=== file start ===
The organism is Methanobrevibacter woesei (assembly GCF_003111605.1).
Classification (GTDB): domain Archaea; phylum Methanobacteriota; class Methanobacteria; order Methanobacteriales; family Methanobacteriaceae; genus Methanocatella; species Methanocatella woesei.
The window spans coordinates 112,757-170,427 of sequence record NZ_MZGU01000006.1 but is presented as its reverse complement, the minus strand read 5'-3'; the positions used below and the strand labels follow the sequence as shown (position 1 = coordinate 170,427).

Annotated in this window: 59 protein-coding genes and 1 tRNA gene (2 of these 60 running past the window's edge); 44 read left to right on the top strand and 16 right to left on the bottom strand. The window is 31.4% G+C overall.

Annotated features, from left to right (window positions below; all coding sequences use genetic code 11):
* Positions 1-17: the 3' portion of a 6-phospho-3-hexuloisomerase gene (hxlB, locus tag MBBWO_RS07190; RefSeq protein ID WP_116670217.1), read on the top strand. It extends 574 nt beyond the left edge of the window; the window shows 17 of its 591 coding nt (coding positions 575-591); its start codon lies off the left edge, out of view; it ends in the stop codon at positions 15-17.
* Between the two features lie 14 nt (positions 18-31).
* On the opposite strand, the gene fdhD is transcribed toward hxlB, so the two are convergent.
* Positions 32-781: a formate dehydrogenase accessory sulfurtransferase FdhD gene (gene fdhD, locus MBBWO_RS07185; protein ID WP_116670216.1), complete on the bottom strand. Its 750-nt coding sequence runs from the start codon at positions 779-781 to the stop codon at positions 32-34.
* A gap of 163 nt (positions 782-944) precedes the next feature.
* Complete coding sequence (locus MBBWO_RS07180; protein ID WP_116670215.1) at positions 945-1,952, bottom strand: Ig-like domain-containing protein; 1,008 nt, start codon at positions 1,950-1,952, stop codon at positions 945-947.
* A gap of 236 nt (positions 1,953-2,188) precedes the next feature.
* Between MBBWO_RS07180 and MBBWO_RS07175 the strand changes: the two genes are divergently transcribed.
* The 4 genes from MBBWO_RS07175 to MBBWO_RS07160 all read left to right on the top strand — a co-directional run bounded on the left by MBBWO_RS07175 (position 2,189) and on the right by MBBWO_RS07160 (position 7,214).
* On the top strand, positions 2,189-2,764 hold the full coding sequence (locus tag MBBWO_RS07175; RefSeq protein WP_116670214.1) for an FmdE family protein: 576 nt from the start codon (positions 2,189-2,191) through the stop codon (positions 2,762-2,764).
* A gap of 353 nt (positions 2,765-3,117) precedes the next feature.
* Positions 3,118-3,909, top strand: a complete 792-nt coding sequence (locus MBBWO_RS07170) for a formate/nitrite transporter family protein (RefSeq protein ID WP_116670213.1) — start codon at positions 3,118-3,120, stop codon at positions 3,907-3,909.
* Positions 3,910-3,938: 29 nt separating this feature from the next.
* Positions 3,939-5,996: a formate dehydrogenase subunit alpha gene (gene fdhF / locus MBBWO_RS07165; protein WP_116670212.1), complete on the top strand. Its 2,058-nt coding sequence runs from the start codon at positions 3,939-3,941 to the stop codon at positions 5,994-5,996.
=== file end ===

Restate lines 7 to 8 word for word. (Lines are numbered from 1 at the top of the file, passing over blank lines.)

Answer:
* Between the two features lie 14 nt (positions 18-31).
* On the opposite strand, the gene fdhD is transcribed toward hxlB, so the two are convergent.